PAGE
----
I didn't realize until today that I've just finished a three sixty attack on the abuse of people with disabilities. On Thursday about 50 people with disabilities came and we had a wonderful time laughing and learning together. Though the topic is serious the workshop is meant to be fun. More than half the participants came up and did a role play, answered a question, or read something from the flip chart. Everytime someone participated the audience applauded. There were two or three women and one man attending who had a real need of the workshop and were fledgling at practicing 'no'. One young woman, came and quietly told me of having talked to the police about being victimized. She wanted me to know that she had taken charge. Had told the truth. "He told me not to say anything," she said, "but sometimes you have to break the rules."
She gave me such hope. Someone who was not rule bound but someone who was a rule breaker. Someone who had taken power back. Someone who refused to live as victim. She got it.
The day before I had done a workshop for teachers at a high school about the need for abuse prevention. To teach children in their care about how to become their own first line of defense. Teachers are notoriously a difficult audience, but these teachers, a few moments in - decided to listen, to take notes and to clearly look at their students. Clearly think about what their children needed. One teacher commented on the fact that they had put in a behaviour programme to bring the classroom under control and that the programme had worked. But that he'd been thinking about the 'real world' and wondering if they indeed were teaching what their students would need to know in order to survive the real world. He understood, for the first time, that 'control' was not what victors learn, he vowed to think differently, think about what he needed to teach. He got it.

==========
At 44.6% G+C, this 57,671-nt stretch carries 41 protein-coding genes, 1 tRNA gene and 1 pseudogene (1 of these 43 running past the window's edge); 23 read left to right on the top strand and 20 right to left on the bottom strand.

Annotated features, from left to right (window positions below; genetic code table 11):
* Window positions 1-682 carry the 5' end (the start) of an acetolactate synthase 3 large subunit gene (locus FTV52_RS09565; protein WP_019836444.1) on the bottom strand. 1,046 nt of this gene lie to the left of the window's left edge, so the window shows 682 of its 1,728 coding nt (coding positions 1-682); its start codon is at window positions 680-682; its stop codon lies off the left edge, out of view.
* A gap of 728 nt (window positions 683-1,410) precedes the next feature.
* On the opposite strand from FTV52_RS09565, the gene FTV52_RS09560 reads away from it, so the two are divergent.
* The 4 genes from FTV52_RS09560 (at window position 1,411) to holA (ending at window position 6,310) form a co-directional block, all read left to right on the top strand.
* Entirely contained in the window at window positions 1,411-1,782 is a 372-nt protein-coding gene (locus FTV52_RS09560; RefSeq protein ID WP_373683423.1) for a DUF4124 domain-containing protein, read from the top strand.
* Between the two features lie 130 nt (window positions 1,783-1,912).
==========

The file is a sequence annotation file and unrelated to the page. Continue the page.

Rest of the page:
Getting up on Saturday to go do a workshop for parents takes an act of mammoth will. At that point I hadn't realized that by doing workshops for parents, for people with disabiliteis, for their teachers and care providers ... the circle could either entrap an abuser or more hopefully engender power. Parents came in slowly, sitting as couples and looking over at me, bald, fat and in a wheelchair and wondering 'oh my ... I'm giving up a Saturday morning for him.' But that passed quickly as we found ourselves talking, asking and answering questions and laughing - flat out laughing. One mother talked about the fact that she had no idea about what education her son had had about sexuality, about abuse prevention ... she hadn't asked those questions. That would change, first thing Monday. She got it.
I fell asleep in the car on the way home. As I've gotten older, I like those moments where sleep creeps up on me and takes me over. Watching television and waking to a new programme. Looking out the window at Wyebridge and waking up driving into Barrie. I like naps on days when the work has been good. Where peace has settled on me, for the moment, and I rest waiting for the next day, the next fight, the next opportuntiy.